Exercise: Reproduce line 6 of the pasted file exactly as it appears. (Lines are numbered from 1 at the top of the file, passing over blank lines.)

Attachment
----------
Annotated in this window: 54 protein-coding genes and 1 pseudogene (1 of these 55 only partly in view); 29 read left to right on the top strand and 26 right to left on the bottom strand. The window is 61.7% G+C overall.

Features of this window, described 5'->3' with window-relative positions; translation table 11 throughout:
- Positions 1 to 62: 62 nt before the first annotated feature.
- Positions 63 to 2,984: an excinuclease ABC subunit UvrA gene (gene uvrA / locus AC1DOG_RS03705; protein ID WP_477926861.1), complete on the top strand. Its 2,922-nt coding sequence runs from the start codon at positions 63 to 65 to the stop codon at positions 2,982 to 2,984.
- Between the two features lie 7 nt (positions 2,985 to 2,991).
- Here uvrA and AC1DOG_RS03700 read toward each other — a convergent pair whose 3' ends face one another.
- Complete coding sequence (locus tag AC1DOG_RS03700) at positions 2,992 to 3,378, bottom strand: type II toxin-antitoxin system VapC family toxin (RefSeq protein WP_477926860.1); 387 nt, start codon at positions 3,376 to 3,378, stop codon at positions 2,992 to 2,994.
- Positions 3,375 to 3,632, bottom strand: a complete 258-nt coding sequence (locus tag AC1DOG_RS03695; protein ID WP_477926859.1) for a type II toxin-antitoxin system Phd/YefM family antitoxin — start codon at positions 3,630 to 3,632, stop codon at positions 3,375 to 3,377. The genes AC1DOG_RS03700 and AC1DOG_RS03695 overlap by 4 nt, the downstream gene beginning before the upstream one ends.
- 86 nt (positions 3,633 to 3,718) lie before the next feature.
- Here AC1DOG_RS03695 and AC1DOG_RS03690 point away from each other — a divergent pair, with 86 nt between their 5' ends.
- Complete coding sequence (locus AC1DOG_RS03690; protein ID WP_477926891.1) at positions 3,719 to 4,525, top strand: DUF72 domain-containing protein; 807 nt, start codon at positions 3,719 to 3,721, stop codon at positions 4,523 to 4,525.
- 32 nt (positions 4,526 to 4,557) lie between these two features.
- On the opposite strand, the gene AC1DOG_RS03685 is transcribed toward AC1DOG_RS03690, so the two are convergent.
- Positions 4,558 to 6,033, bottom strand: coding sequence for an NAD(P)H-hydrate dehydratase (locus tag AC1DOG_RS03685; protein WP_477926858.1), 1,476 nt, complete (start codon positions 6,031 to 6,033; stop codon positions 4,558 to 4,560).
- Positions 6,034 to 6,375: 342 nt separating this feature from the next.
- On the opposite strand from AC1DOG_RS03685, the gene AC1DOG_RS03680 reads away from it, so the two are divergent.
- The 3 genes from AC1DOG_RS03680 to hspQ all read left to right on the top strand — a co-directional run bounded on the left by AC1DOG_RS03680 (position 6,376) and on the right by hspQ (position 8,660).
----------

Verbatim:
- Here uvrA and AC1DOG_RS03700 read toward each other — a convergent pair whose 3' ends face one another.